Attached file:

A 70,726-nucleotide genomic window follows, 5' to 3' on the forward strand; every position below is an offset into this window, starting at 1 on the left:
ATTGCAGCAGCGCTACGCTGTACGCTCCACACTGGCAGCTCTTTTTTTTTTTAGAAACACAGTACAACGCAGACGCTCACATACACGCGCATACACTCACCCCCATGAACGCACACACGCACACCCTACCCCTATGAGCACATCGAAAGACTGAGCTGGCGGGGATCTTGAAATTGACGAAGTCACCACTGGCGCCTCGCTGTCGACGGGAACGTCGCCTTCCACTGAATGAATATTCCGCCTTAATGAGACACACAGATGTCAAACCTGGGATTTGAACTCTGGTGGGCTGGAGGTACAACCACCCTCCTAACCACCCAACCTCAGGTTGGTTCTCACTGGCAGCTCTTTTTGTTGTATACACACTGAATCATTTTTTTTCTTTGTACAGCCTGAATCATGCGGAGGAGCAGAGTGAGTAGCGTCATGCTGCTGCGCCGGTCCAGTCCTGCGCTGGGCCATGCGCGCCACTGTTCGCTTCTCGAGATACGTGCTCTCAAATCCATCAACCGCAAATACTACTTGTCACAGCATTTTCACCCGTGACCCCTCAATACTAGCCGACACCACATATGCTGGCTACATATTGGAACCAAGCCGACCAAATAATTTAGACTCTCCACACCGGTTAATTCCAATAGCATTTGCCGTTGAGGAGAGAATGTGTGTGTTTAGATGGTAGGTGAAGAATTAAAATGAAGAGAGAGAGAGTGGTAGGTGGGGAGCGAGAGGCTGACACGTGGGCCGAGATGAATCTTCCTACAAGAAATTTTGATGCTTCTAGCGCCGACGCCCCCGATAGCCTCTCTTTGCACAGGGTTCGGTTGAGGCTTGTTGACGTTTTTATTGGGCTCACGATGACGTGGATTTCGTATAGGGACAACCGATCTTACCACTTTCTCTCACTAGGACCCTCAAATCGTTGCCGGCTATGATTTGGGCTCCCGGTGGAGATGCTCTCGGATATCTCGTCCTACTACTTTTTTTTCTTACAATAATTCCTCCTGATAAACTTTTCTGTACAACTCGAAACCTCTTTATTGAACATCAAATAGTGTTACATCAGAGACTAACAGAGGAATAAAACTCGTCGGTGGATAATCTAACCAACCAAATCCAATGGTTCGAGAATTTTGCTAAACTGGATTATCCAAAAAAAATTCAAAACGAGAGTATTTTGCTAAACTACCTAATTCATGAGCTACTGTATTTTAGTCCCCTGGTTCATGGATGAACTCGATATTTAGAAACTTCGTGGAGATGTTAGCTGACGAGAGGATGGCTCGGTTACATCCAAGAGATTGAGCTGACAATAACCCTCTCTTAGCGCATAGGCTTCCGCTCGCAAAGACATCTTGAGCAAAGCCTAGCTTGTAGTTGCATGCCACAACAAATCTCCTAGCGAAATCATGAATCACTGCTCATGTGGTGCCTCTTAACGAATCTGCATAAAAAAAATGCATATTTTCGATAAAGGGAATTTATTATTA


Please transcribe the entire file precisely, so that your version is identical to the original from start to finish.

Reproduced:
A 70,726-nucleotide genomic window follows, 5' to 3' on the forward strand; every position below is an offset into this window, starting at 1 on the left:
ATTGCAGCAGCGCTACGCTGTACGCTCCACACTGGCAGCTCTTTTTTTTTTTAGAAACACAGTACAACGCAGACGCTCACATACACGCGCATACACTCACCCCCATGAACGCACACACGCACACCCTACCCCTATGAGCACATCGAAAGACTGAGCTGGCGGGGATCTTGAAATTGACGAAGTCACCACTGGCGCCTCGCTGTCGACGGGAACGTCGCCTTCCACTGAATGAATATTCCGCCTTAATGAGACACACAGATGTCAAACCTGGGATTTGAACTCTGGTGGGCTGGAGGTACAACCACCCTCCTAACCACCCAACCTCAGGTTGGTTCTCACTGGCAGCTCTTTTTGTTGTATACACACTGAATCATTTTTTTTCTTTGTACAGCCTGAATCATGCGGAGGAGCAGAGTGAGTAGCGTCATGCTGCTGCGCCGGTCCAGTCCTGCGCTGGGCCATGCGCGCCACTGTTCGCTTCTCGAGATACGTGCTCTCAAATCCATCAACCGCAAATACTACTTGTCACAGCATTTTCACCCGTGACCCCTCAATACTAGCCGACACCACATATGCTGGCTACATATTGGAACCAAGCCGACCAAATAATTTAGACTCTCCACACCGGTTAATTCCAATAGCATTTGCCGTTGAGGAGAGAATGTGTGTGTTTAGATGGTAGGTGAAGAATTAAAATGAAGAGAGAGAGAGTGGTAGGTGGGGAGCGAGAGGCTGACACGTGGGCCGAGATGAATCTTCCTACAAGAAATTTTGATGCTTCTAGCGCCGACGCCCCCGATAGCCTCTCTTTGCACAGGGTTCGGTTGAGGCTTGTTGACGTTTTTATTGGGCTCACGATGACGTGGATTTCGTATAGGGACAACCGATCTTACCACTTTCTCTCACTAGGACCCTCAAATCGTTGCCGGCTATGATTTGGGCTCCCGGTGGAGATGCTCTCGGATATCTCGTCCTACTACTTTTTTTTCTTACAATAATTCCTCCTGATAAACTTTTCTGTACAACTCGAAACCTCTTTATTGAACATCAAATAGTGTTACATCAGAGACTAACAGAGGAATAAAACTCGTCGGTGGATAATCTAACCAACCAAATCCAATGGTTCGAGAATTTTGCTAAACTGGATTATCCAAAAAAAATTCAAAACGAGAGTATTTTGCTAAACTACCTAATTCATGAGCTACTGTATTTTAGTCCCCTGGTTCATGGATGAACTCGATATTTAGAAACTTCGTGGAGATGTTAGCTGACGAGAGGATGGCTCGGTTACATCCAAGAGATTGAGCTGACAATAACCCTCTCTTAGCGCATAGGCTTCCGCTCGCAAAGACATCTTGAGCAAAGCCTAGCTTGTAGTTGCATGCCACAACAAATCTCCTAGCGAAATCATGAATCACTGCTCATGTGGTGCCTCTTAACGAATCTGCATAAAAAAAATGCATATTTTCGATAAAGGGAATTTATTATTA